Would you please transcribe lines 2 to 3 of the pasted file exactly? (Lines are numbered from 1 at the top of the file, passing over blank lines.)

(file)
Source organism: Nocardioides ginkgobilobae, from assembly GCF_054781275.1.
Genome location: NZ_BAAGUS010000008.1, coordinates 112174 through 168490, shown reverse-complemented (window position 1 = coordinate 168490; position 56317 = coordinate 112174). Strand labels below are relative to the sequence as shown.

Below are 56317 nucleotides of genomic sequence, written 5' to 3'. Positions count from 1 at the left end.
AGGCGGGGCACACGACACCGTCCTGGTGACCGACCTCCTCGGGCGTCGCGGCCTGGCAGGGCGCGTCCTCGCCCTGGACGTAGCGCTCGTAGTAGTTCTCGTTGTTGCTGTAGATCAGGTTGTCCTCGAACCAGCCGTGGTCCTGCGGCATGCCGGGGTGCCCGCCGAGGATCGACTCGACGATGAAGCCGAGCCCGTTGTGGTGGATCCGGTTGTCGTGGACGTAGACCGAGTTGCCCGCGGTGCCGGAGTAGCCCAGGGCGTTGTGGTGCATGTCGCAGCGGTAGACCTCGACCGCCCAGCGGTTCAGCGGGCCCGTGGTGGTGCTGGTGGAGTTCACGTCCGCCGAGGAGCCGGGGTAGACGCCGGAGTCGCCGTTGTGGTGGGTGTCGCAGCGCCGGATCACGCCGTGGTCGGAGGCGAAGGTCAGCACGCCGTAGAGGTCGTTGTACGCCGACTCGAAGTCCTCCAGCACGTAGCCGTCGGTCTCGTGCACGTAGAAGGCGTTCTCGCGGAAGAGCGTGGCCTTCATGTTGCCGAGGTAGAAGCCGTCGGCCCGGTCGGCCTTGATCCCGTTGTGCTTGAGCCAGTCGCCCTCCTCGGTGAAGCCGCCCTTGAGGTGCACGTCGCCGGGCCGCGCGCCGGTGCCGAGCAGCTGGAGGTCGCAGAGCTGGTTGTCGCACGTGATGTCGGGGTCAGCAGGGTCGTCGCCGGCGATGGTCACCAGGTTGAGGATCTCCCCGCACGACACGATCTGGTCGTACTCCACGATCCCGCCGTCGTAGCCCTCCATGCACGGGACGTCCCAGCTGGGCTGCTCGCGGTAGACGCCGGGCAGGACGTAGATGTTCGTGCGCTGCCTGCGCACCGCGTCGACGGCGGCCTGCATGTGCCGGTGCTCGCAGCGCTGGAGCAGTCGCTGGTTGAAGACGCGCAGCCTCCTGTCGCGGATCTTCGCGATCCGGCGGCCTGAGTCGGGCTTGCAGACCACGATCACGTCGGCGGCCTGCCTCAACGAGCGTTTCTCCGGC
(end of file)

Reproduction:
Genome location: NZ_BAAGUS010000008.1, coordinates 112174 through 168490, shown reverse-complemented (window position 1 = coordinate 168490; position 56317 = coordinate 112174). Strand labels below are relative to the sequence as shown.

Below are 56317 nucleotides of genomic sequence, written 5' to 3'. Positions count from 1 at the left end.